If not 'big pipe,' what else? Townships study other options for sewerIt began last December. That was when, following months of conflict over a proposed multimillion dollar sewage treatment plant, Brandon Township opted out of the Central Lakes Sanitary District.
By: Mike Enright, Alexandria Echo Press
It began last December.
That was when, following months of conflict over a proposed multimillion dollar sewage treatment plant, Brandon Township opted out of the Central Lakes Sanitary District.
Two more townships– Miltona and Leaf Valley – followed suit in January, leaving three townships – Moe, LaGrand and Carlos – within CLRSD.
In each of the departures, township supervisors have said the growing opposition of local constituents to the proposed CLRSD project influenced them in their decisions.
Since last spring, much of the resistance has come from two grassroots, anti-sewer organizations: Miltona-based Citizens Leagure for Environmental and Economic Responsibility (CLEER) and Big Chippewa, Whiskey and Devil’s lakes (BCWD) sewer stoppers.
Members from both groups say they want the CLRSD’s plans for a new wastewater treatment facility, which are currently on hold, stopped permanently, and the sanitary district shut down.
They have openly criticized district officials, filed a lawsuit, appealed to state regulators and lobbied local townships to leave CLRSD, thus hoping to dissolve the district.
And because, according to CLEER and BCWD, the district has not considered alternative water treatment options – a claim CLRSD officials dispute – the anti-sewer groups have come up with their own plans.
Representatives from each organization have said they would work with their respective townships and Douglas County’s Land and Resource Management office to create an active inspection and monitoring program that would require local property owners to maintain and, if needed, replace their onsite wastewater treatment systems, made up of individual septic tanks and cluster systems, which serve multiple households.
The idea is based on a similar program developed nearly 30 years ago under the Otter Tail Water Management District. Today, the Otter Tail district looks after 1,700 onsite systems, said Rollie Mann, program administrator.
With an annual operating budget of roughly $200,000, Mann, Otter Tail’s sole full-time employee, said he and two part-time assistants regularly check each of the septic and cluster systems on a schedule set by each system’s use.
Seasonal residents’ systems are checked once every three years, Mann said, while permanent homeowners have their systems inspected every two years.
Douglas County’s monitoring program is currently “a step away” from Otter Tail’s, in terms of frequency, said Dave Rush, director of the county’s land and resource management office.
Rush said his office performs “triggered inspections,” which means the county will check the compliance of a property owner’s septic tank any time he or she applies for a building or land-use permit, if a property is sold or if the county receives a complaint about an individual system.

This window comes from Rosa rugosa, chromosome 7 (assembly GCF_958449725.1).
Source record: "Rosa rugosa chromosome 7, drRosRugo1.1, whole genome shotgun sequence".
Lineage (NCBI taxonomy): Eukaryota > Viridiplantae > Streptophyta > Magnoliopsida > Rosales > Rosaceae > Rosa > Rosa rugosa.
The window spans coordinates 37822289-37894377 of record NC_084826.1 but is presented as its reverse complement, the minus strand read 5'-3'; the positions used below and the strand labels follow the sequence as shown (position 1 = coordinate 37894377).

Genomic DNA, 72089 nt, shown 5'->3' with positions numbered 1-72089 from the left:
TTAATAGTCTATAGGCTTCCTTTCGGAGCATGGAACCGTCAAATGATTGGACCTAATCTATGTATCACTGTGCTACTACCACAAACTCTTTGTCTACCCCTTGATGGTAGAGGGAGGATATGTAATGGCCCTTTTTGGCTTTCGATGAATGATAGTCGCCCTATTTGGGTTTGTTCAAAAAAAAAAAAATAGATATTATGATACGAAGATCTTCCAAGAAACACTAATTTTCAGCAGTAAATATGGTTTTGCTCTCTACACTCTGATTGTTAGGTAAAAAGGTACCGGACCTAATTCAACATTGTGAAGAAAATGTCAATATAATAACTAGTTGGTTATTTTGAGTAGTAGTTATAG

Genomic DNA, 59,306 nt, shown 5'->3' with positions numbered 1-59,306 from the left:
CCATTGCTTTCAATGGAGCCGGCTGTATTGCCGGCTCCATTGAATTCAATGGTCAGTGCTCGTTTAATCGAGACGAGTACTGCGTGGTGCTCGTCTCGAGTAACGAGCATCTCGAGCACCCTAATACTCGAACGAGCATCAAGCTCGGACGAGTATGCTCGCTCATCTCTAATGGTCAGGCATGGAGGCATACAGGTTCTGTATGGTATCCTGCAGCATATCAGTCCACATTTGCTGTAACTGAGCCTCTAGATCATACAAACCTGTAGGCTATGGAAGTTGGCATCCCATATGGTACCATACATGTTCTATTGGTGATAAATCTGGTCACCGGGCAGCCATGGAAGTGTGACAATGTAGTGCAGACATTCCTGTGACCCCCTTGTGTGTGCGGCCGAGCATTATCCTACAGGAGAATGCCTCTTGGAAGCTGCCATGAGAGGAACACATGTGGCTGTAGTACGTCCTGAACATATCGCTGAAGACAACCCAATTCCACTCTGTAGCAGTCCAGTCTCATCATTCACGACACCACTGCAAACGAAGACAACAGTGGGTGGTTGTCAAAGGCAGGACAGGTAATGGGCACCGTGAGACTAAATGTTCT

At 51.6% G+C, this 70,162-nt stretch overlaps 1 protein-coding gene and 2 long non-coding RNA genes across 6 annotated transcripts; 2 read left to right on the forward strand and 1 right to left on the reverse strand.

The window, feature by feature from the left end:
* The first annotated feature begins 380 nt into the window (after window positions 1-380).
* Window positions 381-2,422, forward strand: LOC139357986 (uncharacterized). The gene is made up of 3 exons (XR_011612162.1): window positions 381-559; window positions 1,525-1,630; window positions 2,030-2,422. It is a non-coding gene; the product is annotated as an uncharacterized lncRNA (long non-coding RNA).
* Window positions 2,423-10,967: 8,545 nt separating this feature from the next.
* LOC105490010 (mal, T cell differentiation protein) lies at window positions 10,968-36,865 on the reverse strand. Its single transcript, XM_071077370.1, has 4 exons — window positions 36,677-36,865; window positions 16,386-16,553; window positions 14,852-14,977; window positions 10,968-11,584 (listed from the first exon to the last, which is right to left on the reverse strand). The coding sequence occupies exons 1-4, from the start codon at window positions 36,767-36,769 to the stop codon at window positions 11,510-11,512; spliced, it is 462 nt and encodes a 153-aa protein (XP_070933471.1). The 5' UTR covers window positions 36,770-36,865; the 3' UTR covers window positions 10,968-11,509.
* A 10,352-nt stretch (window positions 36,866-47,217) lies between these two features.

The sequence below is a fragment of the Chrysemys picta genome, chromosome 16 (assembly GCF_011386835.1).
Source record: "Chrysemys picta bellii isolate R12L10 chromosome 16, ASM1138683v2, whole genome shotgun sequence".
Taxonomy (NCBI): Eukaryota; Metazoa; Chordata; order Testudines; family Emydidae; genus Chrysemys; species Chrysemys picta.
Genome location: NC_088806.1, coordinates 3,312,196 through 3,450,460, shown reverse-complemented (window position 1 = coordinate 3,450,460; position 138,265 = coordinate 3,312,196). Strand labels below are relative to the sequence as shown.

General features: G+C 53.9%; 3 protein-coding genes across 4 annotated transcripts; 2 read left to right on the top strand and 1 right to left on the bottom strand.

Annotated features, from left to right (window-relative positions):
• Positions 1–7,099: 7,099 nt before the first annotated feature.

“So, if you’re going to do anything to modify your property,” Rush said, “we say you need to start with your septic system.”
Rush said the county currently monitors 3,256 septic tanks on permanent residences, 1,692 on seasonal residences and 23 cluster systems.
There are also a number of dwellings, he said, where it is unknown what kind of wastewater system is used, if any.
There are 2,175 parcels located within the CLRSD’s boundaries, according to the most recent data available from the county’s auditor/treasurer office.
Rush said he didn’t know how many of those properties have onsite systems, and of the ones that do, what their compliance status might be.
“The vast majority are still unknown,” he said.
Peter Miller, of Wenck Associates, an engineering firm hired by CLRSD to study two of the district’s three phases, said via e-mail that there are 750 properties in the district’s third phase that have onsite systems, and 275 Phase II parcels with onsite systems.
In a study of Phase III, Wenck estimated that between 52 percent and 66 percent of the area’s septic systems were compliant.
Rush said he thought an Otter Tail-style monitoring program could work in Douglas County, but not without some work first.
“It’s a good idea,” he said, “but it is an idea that would have to be thought-out and well-planned.”
The program would certainly cost more than the current one, Rush said, if it was coordinated through his office, though he didn’t know how much.
It would also likely take more than a year to implement, he added.
When the Otter Tail program was originally constructed in 1984 it cost about $5.62 million, according to a 2004 report by the University of Minnesota Extension Service.
“The cost figures for the initial project installation are significantly lower than they would be today,” the report stated.
Mann, Otter Tail’s administrator, also said he didn’t know how much creating a similar project would cost in today’s dollars.
“It [would be] expensive,” Mann said. “But I can’t believe it wouldn’t be less than building a central [sewer] plant.
“I’d be very surprised.”
To learn more about the Otter Tail Water Management District, see the attached PDF of a 2004 report by the University of Minnesota Water Resource Center.